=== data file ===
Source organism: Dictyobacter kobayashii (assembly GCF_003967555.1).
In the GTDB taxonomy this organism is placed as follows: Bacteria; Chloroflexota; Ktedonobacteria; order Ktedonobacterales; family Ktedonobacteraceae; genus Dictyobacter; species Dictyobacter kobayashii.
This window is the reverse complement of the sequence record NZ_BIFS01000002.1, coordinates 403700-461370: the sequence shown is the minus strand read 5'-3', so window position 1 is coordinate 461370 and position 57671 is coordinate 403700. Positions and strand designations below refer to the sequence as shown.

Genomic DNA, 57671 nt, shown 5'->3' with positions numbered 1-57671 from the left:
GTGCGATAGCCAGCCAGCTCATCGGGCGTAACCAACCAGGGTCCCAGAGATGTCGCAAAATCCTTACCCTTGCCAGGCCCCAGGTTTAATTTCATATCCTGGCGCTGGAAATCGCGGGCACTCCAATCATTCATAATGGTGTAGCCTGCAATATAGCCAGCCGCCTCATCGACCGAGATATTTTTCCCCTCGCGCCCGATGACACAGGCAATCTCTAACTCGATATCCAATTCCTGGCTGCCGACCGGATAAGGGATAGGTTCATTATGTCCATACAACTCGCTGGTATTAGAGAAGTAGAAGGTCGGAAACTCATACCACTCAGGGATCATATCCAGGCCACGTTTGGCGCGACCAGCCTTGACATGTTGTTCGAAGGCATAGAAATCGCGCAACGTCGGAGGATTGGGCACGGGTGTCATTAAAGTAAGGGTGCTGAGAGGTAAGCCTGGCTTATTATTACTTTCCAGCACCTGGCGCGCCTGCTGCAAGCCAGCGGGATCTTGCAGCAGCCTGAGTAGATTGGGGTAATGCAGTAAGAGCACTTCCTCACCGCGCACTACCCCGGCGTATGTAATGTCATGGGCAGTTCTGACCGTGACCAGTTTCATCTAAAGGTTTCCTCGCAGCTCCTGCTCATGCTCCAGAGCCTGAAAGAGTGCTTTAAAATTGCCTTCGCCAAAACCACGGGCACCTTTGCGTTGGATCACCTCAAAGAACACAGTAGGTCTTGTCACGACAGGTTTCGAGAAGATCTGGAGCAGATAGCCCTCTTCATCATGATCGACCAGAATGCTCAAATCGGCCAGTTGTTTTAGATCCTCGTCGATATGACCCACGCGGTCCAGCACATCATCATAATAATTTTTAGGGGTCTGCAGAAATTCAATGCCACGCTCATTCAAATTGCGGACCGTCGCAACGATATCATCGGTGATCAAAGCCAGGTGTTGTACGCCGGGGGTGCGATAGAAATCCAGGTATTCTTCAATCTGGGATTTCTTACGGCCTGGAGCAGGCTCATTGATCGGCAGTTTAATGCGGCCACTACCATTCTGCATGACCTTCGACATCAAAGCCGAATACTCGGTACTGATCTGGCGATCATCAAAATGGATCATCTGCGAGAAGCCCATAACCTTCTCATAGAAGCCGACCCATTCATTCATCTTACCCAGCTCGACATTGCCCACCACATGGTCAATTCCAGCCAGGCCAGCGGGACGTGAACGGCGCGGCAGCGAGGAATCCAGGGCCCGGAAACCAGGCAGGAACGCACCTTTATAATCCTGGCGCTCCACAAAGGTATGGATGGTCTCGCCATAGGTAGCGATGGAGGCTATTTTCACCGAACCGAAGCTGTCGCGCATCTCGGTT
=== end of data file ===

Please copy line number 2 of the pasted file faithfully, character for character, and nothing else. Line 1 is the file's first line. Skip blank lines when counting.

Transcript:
In the GTDB taxonomy this organism is placed as follows: Bacteria; Chloroflexota; Ktedonobacteria; order Ktedonobacterales; family Ktedonobacteraceae; genus Dictyobacter; species Dictyobacter kobayashii.